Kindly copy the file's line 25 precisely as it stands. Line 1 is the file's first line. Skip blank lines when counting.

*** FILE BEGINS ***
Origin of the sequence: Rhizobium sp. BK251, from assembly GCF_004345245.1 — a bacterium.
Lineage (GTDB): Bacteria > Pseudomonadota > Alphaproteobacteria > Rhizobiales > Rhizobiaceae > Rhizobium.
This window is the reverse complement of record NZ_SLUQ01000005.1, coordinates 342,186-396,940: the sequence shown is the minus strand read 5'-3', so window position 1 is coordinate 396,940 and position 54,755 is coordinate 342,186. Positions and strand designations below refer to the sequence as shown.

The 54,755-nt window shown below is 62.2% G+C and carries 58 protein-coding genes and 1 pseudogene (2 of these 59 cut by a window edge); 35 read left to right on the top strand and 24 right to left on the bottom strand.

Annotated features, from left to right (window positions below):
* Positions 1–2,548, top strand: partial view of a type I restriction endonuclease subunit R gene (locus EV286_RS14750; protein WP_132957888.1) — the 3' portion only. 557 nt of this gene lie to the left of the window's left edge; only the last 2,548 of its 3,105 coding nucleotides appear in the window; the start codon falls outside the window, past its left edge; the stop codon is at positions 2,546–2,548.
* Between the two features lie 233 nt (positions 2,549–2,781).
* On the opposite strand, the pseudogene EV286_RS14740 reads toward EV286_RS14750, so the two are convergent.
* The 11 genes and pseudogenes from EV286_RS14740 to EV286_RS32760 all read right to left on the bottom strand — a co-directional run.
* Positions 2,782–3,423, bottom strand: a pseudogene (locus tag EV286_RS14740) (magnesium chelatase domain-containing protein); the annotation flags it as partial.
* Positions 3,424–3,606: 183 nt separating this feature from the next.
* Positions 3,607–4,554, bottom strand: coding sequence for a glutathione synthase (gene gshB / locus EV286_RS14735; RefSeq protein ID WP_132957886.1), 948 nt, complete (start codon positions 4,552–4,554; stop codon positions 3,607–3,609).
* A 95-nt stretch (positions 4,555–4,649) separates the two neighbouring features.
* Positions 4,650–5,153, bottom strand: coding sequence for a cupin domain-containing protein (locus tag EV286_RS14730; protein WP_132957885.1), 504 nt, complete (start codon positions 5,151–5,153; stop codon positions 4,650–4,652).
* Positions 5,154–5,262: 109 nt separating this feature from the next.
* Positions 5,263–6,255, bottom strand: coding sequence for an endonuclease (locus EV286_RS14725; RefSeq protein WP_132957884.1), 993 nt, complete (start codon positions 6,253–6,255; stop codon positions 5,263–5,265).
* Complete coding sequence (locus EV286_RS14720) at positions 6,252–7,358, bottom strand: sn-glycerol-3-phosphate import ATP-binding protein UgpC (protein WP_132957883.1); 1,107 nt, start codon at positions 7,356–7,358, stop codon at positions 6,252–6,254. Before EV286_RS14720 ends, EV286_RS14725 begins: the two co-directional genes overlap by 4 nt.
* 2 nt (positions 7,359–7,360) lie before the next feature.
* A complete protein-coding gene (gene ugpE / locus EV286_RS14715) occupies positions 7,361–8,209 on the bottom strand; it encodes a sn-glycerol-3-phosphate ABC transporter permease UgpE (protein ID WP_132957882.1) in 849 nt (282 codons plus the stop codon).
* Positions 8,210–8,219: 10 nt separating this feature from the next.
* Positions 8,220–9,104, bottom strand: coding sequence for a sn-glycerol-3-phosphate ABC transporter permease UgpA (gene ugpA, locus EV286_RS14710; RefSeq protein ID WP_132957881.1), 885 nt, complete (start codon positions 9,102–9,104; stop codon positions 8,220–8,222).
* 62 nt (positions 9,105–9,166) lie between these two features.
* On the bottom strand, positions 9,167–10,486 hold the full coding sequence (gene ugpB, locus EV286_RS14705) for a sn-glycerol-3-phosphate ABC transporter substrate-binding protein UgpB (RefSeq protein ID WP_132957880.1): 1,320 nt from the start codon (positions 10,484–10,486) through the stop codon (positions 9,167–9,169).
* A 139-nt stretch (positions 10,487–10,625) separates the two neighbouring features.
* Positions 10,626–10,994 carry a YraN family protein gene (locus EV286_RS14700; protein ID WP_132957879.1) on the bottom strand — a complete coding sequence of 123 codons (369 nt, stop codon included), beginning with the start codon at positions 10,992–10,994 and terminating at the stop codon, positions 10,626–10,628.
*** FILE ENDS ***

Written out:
* Positions 10,626–10,994 carry a YraN family protein gene (locus EV286_RS14700; protein ID WP_132957879.1) on the bottom strand — a complete coding sequence of 123 codons (369 nt, stop codon included), beginning with the start codon at positions 10,992–10,994 and terminating at the stop codon, positions 10,626–10,628.